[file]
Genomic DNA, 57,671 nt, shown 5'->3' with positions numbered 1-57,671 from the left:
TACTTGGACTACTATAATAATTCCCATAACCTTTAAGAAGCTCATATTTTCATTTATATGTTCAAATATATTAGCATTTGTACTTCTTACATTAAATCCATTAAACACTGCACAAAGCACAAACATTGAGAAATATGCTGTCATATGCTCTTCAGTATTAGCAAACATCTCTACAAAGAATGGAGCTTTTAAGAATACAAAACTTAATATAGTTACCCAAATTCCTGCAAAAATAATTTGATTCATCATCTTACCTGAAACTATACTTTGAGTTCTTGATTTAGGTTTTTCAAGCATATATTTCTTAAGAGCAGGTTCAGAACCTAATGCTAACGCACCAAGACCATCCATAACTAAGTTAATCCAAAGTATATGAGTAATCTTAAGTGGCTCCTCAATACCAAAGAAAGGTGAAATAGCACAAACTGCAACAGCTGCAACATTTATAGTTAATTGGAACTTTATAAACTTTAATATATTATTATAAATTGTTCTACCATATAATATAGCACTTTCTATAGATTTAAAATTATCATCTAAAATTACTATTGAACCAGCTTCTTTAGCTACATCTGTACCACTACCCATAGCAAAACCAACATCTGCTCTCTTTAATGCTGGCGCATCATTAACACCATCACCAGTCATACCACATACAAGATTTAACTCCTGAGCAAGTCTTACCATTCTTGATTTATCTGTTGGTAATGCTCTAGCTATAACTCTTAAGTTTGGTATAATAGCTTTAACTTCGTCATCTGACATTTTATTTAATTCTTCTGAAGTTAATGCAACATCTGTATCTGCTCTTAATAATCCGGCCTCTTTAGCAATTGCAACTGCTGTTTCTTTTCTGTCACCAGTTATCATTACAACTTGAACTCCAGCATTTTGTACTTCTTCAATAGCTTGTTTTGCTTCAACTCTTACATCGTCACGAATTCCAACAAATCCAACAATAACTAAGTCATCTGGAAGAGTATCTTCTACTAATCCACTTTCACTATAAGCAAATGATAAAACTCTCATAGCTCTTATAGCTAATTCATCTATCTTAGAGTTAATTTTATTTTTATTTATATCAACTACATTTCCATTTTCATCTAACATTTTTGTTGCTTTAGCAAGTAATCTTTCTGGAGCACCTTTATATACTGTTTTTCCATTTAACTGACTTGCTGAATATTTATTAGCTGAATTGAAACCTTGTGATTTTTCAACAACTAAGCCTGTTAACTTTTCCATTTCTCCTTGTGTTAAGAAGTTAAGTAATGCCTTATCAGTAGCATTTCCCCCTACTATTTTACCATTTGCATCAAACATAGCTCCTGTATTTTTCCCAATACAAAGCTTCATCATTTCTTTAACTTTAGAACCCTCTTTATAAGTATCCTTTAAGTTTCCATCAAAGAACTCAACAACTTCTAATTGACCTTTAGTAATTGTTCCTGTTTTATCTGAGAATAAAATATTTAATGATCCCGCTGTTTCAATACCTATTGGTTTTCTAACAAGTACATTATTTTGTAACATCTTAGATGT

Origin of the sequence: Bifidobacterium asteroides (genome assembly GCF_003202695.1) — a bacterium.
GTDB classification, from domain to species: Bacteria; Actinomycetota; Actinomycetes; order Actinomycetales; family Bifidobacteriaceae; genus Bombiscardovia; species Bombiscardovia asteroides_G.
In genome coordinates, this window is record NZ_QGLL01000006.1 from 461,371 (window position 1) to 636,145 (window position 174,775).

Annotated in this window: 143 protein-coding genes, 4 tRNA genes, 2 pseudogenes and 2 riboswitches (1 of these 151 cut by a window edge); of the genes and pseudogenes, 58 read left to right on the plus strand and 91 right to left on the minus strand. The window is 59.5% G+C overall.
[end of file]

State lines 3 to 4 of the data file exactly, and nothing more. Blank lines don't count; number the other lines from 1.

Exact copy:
Origin of the sequence: Bifidobacterium asteroides (genome assembly GCF_003202695.1) — a bacterium.
GTDB classification, from domain to species: Bacteria; Actinomycetota; Actinomycetes; order Actinomycetales; family Bifidobacteriaceae; genus Bombiscardovia; species Bombiscardovia asteroides_G.